While one may be forgiven for thinking that the series name “Sharp Edge” was derived from the Japanese Asanoha pattern on the dial, the name actually stems from the fact that the watch case is this series is far sharper in design. The surfaces on the watch case are flatter than anything in the Presage Cocktail series and meet adjoining surfaces at sharp angles. This allows for the watch overall to play better to the light and should make for a more engaging watch overall. Like the dials, this concept is rather reminiscent of the 44GS case in Grand Seiko models though nobody would have any trouble differentiating the two.
The overall proportions on the case are where this series of watches deviate from what may be commonly found in Grand Seiko’s line-up. In fact, it also deviates from the majority of what is currently found in Seiko’s Presage line-up. Where most of the Presage collection comes in around 40mm to 41mm, these are 39.3mm. While 0.7mm may not seem like much to anyone but Rolex’s fans, when take with the thinner case profile of 11.1mm vs the usual 12.4mm, and a lug-to-lug length of 47.2mm, this series of watches would make for a more compact more elegant presence on the wrist. As a fan of smaller watches in general, the fact that many of Seiko’s releases this year like the SPB14X series, the new Cocktail series, and the latest new compass free Alpinists are smaller watches is pleasantly surprising to me given the sizes we have become accustomed to. This is especially when other big brands (looking at you Rolex) seem to be increasing their sizes.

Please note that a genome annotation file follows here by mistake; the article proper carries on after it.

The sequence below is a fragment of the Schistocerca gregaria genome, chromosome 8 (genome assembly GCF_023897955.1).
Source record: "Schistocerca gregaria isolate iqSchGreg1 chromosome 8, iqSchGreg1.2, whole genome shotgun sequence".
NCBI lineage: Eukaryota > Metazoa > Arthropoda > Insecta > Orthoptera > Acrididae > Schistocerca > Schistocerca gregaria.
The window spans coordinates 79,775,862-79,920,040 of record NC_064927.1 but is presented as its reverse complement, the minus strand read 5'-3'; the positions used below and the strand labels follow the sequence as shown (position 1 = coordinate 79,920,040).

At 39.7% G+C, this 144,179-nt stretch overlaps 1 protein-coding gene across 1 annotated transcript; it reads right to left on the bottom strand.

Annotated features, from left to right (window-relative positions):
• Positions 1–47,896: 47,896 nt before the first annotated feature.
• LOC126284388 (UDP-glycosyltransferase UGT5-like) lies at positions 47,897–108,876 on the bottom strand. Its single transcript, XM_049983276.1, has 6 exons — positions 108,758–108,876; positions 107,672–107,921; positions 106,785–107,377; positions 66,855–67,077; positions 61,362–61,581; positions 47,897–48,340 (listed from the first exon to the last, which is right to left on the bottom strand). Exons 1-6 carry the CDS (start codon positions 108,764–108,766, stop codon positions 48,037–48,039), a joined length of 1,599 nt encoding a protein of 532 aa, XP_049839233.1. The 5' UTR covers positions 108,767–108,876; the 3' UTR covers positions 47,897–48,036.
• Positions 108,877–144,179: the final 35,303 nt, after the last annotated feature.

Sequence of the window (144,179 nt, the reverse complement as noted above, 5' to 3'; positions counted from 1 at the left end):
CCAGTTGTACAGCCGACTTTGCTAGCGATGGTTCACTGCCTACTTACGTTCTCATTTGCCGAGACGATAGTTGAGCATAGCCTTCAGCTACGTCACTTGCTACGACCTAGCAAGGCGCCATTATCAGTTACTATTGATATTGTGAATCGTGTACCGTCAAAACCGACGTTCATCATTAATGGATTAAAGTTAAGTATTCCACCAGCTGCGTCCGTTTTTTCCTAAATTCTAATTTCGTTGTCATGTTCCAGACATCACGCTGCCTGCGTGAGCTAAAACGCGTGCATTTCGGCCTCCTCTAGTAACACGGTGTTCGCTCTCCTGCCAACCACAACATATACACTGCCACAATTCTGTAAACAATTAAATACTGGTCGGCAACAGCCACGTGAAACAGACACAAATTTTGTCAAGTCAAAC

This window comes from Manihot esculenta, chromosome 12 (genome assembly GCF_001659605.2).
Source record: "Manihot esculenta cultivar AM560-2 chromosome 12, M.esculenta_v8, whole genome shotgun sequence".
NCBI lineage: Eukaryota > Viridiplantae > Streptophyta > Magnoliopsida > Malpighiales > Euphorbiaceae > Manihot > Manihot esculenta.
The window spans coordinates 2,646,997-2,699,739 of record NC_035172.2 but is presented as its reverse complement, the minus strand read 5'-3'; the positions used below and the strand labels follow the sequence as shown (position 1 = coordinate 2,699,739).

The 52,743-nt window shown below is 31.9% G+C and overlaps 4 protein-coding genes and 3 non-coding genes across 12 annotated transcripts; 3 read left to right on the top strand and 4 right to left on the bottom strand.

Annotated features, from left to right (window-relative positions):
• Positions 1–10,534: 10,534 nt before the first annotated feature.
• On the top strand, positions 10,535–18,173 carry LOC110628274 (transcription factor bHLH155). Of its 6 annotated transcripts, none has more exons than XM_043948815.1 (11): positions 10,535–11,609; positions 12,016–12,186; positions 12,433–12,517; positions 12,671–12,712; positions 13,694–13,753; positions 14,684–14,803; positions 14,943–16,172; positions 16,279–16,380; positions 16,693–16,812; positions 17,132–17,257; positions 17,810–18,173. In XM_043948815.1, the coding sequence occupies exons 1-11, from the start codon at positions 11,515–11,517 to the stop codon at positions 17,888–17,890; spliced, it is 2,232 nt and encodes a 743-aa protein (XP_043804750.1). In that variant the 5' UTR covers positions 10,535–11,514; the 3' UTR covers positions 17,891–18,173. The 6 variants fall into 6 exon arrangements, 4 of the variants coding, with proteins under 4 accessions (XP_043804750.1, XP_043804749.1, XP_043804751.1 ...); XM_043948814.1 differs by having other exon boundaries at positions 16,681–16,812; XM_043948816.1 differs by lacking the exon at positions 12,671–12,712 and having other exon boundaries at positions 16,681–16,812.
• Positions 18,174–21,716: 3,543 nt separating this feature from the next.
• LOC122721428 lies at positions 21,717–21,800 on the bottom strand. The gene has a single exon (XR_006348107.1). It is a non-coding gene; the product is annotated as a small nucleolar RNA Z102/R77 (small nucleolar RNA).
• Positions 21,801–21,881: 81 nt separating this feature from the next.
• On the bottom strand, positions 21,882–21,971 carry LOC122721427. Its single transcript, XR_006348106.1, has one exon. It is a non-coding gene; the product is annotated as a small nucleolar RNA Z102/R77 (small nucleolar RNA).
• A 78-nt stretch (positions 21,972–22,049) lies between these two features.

For those still unconvinced that the dial and slimmer case profile (something Grand Seiko still struggles with) qualifies this watch as a more luxurious offering, this series also comes with a sapphire crystal, 100m water resistance, lume on both the hands and indices which is not commonly found on Seiko Presage pieces, and a see-through case back through which you may enjoy the 6R35 movement. This movement is Seiko’s new 70-hour power reserve movement that replaced the previously tried and tested 6R15 movement. It is disappointing though, that Seiko did not upgrade the accuracy of the movement which is still +25s/-15s a day. I acknowledge that many will point to the fact that in reality, these movements tend to run far more accurately then their specs may suggest. However, given Seiko’s attempt to push up market with these watches, I would expect much tighter tolerances. At the very least, it should be at COSC standards. If a brand like Nodus, watches are cheaper, can regulate their movements to a +/- 8 seconds per day accuracy, there should be no excuse for an giant conglomerate like Seiko. Still, in practical wearing experience I doubt that this would make much of a difference to those who enjoy all the other aspects of the watch.
Overall, these are fantastic looking watches that should be even more enjoyable in person. There is a lot of value to be had with this series given that they retail for around Eur 990 which we all know is usually 20% more expensive than we can eventually get them for. The fact that there are 3 colour variants (blue, green and white) that come with steel bracelets, and one gold-plated variant (the brown dial) that comes with a brown leather strap, should make this series appeal to an even wider audience. More than that though, I am extremely excited of the possibility that this series is a signal of the direction Seiko is taking this higher range of the Presage series to.